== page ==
Fight censorship.

Stranger in a Strange Land, Robert A. Heinlein, 1961

The book was actually retained after a 2003 challenge in Mercedes, TX to the book’s adult themes. However, parents were subsequently given more control over what their child was assigned to read in class, a common school board response to a challenge.

stranger in a strange land

Robert A. Heinlein was one of the most famed and respected writers of science fiction’s “Golden Age,” which occurred from the 1940s to the 1950s. He began writing stories for John W. Campbell Jr.‘s periodicals, Astounding and Unknown, in 1939 and quickly made a career of his fiction writing. Although he tried his hand at a number of other genres, like his alter ego, Jubal Harshaw, in Stranger in a Strange Land who writes for a vast array of magazines, Heinlein soon found that he was best suited to and most successful at science fiction. Many of his stories took place in a continuum Heinlein called “Future History”—these stories cross-referenced each other and Heinlein’s alternate universe became more and more elaborate over the years.

In 1947, Heinlein published his first novel, Rocket Ship Galileo. It was a simple sci-fi adventure, intended for the lucrative adolescent market; such books were known as “juveniles.” Heinlein prolifically produced these juveniles, and a number of short stories throughout the end of the 1940s and through the 1950s. Though all of the novels were intended to be compelling and comprehensible for adolescents, some of them touched upon mature subject matter, such as the handling of militarism and politics in Starship Troopers. Heinlein enjoyed writing for the juvenile market, but he longed to write a novel that could deal with truly adult, controversial subject matter. Throughout the 1950s he worked on the story that would become Stranger in a Strange Land. Early working titles included The Man from Mars and A Martian Named Smith—the title that Jubal Harshaw gives to the “stereoplay” he begins composing at the end of Stranger. Heinlein had several false starts on writing the novel, between other works, but in 1960 was finally able to complete a draft to his own satisfaction. With its challenging, eccentric, and occasionally bizarre philosophies about human sexuality and organized religion, Heinlein was uncertain if he would ever be able to find a publisher for Stranger.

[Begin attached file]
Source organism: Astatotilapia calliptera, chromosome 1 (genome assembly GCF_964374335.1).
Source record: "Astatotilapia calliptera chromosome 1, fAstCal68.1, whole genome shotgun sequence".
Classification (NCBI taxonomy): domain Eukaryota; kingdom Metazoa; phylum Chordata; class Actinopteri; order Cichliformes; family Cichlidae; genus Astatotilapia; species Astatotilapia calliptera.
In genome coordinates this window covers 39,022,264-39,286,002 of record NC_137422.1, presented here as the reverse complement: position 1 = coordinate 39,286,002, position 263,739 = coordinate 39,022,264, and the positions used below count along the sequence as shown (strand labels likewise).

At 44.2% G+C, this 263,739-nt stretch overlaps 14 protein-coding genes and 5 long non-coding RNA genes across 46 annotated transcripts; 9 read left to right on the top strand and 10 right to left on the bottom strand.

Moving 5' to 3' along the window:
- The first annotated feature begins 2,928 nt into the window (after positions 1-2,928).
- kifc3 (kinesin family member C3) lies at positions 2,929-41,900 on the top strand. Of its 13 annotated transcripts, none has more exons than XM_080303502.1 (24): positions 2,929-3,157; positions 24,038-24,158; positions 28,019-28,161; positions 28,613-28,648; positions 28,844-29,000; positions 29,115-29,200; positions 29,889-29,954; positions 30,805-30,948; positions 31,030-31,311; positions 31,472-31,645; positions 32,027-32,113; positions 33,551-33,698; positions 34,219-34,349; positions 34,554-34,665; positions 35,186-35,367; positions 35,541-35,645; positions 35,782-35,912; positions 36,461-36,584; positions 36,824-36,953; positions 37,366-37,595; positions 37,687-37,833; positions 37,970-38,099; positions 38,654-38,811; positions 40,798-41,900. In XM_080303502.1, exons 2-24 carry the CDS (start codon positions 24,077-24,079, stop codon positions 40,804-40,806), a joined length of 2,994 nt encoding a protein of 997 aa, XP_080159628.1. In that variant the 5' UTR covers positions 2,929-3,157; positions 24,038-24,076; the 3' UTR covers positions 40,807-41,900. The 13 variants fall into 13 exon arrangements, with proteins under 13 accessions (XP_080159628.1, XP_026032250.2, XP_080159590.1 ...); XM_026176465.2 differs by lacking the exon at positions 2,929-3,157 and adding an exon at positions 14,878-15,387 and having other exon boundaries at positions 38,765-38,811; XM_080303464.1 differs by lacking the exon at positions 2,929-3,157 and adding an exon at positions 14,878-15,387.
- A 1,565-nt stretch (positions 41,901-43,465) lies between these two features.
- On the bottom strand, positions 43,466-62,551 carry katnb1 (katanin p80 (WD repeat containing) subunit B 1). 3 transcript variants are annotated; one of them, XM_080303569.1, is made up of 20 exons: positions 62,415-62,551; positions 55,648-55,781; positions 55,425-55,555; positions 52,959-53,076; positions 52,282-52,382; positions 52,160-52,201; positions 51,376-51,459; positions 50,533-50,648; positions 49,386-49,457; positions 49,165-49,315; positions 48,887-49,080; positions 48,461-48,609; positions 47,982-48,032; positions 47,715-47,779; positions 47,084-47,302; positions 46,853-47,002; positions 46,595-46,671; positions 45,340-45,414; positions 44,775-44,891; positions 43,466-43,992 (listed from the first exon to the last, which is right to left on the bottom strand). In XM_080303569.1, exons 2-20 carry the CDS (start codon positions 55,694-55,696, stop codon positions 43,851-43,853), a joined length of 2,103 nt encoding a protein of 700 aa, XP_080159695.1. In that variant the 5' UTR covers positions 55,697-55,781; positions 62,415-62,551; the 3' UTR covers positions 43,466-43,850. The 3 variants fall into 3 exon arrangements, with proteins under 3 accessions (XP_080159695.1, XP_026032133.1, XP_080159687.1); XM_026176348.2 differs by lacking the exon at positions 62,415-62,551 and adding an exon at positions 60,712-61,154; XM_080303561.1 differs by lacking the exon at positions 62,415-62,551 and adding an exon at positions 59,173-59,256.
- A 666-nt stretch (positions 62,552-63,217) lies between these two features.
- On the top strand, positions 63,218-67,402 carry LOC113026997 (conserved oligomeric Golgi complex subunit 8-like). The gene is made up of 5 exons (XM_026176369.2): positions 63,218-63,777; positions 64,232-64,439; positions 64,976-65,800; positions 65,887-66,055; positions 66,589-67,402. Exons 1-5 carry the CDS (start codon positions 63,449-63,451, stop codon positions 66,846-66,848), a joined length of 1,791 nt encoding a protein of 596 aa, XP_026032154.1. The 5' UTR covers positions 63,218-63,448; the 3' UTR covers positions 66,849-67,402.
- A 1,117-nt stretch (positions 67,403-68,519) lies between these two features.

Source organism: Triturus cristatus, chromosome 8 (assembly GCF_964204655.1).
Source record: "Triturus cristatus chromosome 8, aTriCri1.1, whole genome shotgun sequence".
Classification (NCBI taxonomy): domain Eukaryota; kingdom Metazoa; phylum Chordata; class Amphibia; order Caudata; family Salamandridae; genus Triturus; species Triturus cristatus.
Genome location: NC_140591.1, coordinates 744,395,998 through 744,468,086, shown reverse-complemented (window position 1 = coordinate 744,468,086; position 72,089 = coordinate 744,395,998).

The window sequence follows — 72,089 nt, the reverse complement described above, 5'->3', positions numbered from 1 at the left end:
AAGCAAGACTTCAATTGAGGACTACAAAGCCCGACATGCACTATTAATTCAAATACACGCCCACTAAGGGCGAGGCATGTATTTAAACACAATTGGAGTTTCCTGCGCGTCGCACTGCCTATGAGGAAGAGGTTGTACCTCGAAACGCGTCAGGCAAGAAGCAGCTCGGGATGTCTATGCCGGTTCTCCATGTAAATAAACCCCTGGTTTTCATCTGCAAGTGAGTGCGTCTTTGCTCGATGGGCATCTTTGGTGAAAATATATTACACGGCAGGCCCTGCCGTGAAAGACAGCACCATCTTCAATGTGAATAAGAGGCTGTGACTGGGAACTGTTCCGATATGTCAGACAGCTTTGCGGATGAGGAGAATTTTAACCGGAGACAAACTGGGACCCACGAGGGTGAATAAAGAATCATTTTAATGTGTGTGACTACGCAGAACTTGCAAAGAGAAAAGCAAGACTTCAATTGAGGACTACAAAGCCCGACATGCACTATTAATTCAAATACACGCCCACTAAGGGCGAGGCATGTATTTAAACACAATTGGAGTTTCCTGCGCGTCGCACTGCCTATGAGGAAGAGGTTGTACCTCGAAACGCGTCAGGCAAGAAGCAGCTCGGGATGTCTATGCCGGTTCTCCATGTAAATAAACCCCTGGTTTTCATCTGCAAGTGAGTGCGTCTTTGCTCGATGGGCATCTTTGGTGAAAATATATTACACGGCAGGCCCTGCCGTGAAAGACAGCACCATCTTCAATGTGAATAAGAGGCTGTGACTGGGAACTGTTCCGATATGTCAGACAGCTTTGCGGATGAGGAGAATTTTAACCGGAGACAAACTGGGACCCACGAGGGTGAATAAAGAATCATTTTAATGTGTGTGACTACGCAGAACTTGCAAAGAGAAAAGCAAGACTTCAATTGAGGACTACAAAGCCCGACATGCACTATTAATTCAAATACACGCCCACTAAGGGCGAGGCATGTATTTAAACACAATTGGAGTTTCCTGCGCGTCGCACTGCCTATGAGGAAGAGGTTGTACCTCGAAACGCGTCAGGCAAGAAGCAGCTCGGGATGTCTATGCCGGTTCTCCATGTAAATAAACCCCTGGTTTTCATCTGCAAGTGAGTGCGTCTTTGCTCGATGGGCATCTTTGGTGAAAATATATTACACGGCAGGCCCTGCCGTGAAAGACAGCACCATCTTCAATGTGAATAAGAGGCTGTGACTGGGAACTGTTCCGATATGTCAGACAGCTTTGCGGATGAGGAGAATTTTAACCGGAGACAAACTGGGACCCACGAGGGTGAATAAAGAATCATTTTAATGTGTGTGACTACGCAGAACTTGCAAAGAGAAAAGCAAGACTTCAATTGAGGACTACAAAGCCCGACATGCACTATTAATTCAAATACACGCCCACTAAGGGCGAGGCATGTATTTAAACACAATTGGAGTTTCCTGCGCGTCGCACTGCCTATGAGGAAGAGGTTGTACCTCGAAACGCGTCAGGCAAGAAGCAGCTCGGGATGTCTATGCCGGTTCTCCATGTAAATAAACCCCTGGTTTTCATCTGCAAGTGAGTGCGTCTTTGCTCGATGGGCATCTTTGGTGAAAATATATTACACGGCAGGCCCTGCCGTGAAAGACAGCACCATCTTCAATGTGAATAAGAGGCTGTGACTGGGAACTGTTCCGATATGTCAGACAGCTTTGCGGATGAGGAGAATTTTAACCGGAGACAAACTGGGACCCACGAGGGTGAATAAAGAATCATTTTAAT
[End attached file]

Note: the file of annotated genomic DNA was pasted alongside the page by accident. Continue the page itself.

G. P. Putnam boldly took on the book, which was more complex and brazenly satirical than any mainstream science fiction novel to date. The sales were not immediately impressive, but as the years progressed, the paperback edition of the novel slowly accumulated word of mouth advertising from a dedicated core group of admirers, and the novel blossomed into a sensation. Stranger found a place alongside such books as Kurt Vonnegut’s Cat’s Cradle and Joseph Heller’s Catch-22 as a touchstone of the 1960s counterculture. Because of its broad themes and ambiguous moral stance, one could easily interpret the novel’s philosophies to appease many different viewpoints. Stranger appealed to many far flung subcultures: it was a novel equally well-suited to conservative, hardcore science fiction fans and to radical members of the 1960s hippie movement, since the free love and communal living of Valentine Michael Smith‘s church anticipated many hippie tenets. Some avid fans of the novel went so far as to found cults of their own based on Heinlein’s “teachings.” Heinlein kept as much distance as possible between himself and these fans, whom he felt had emotionally overinvested in what, for whatever wisdom it may have contained, was still only a work of fiction. After Charles Manson and his “family” committed multiple murders in 1969, it was widely rumored that Manson had been inspired by Stranger, though those rumors proved to be unfounded.

Until his death in 1988, Heinlein went on to write several more adult novels, many of which continued to grapple with the controversial themes of Stranger. Although many of those novels, such as The Moon Is a Harsh Mistress, Time Enough for Love, and The Number of the Beast were quite popular, none ever repeated the tremendous cultural impact of Stranger.

Fight all forms of censorship.
Fight all forms of censorship.